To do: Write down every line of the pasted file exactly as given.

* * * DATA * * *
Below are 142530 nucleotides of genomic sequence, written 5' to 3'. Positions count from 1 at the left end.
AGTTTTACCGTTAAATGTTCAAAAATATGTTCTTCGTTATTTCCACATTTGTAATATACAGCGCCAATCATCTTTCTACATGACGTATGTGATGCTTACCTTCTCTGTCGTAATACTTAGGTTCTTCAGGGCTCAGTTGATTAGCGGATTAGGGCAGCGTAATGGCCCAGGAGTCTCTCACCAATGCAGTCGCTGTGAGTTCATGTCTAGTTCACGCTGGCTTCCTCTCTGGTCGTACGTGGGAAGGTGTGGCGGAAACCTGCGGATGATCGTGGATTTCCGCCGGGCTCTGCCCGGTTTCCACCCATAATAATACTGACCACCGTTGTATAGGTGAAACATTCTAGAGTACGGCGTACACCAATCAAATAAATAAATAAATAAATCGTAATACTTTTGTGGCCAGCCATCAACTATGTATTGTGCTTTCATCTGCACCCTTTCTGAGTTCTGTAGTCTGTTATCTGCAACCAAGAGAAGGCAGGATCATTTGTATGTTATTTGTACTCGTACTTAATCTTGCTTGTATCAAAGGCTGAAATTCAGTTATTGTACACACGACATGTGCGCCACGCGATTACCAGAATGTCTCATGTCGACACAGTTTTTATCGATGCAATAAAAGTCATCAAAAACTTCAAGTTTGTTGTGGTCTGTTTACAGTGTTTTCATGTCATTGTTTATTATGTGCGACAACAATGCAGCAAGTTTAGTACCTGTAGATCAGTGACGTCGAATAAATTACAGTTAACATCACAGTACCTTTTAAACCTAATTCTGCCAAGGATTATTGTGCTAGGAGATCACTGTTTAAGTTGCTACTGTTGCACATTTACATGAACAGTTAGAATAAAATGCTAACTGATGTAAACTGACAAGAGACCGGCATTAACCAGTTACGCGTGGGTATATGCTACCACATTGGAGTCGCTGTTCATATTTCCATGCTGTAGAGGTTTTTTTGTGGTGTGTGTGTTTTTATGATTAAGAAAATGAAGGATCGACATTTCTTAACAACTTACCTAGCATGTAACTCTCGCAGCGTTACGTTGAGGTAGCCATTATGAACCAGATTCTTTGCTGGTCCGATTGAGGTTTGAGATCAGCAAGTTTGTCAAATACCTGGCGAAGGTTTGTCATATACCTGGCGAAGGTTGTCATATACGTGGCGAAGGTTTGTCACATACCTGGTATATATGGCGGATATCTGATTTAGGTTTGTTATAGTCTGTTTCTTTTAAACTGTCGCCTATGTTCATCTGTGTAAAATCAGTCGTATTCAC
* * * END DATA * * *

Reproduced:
Below are 142530 nucleotides of genomic sequence, written 5' to 3'. Positions count from 1 at the left end.
AGTTTTACCGTTAAATGTTCAAAAATATGTTCTTCGTTATTTCCACATTTGTAATATACAGCGCCAATCATCTTTCTACATGACGTATGTGATGCTTACCTTCTCTGTCGTAATACTTAGGTTCTTCAGGGCTCAGTTGATTAGCGGATTAGGGCAGCGTAATGGCCCAGGAGTCTCTCACCAATGCAGTCGCTGTGAGTTCATGTCTAGTTCACGCTGGCTTCCTCTCTGGTCGTACGTGGGAAGGTGTGGCGGAAACCTGCGGATGATCGTGGATTTCCGCCGGGCTCTGCCCGGTTTCCACCCATAATAATACTGACCACCGTTGTATAGGTGAAACATTCTAGAGTACGGCGTACACCAATCAAATAAATAAATAAATAAATCGTAATACTTTTGTGGCCAGCCATCAACTATGTATTGTGCTTTCATCTGCACCCTTTCTGAGTTCTGTAGTCTGTTATCTGCAACCAAGAGAAGGCAGGATCATTTGTATGTTATTTGTACTCGTACTTAATCTTGCTTGTATCAAAGGCTGAAATTCAGTTATTGTACACACGACATGTGCGCCACGCGATTACCAGAATGTCTCATGTCGACACAGTTTTTATCGATGCAATAAAAGTCATCAAAAACTTCAAGTTTGTTGTGGTCTGTTTACAGTGTTTTCATGTCATTGTTTATTATGTGCGACAACAATGCAGCAAGTTTAGTACCTGTAGATCAGTGACGTCGAATAAATTACAGTTAACATCACAGTACCTTTTAAACCTAATTCTGCCAAGGATTATTGTGCTAGGAGATCACTGTTTAAGTTGCTACTGTTGCACATTTACATGAACAGTTAGAATAAAATGCTAACTGATGTAAACTGACAAGAGACCGGCATTAACCAGTTACGCGTGGGTATATGCTACCACATTGGAGTCGCTGTTCATATTTCCATGCTGTAGAGGTTTTTTTGTGGTGTGTGTGTTTTTATGATTAAGAAAATGAAGGATCGACATTTCTTAACAACTTACCTAGCATGTAACTCTCGCAGCGTTACGTTGAGGTAGCCATTATGAACCAGATTCTTTGCTGGTCCGATTGAGGTTTGAGATCAGCAAGTTTGTCAAATACCTGGCGAAGGTTTGTCATATACCTGGCGAAGGTTGTCATATACGTGGCGAAGGTTTGTCACATACCTGGTATATATGGCGGATATCTGATTTAGGTTTGTTATAGTCTGTTTCTTTTAAACTGTCGCCTATGTTCATCTGTGTAAAATCAGTCGTATTCAC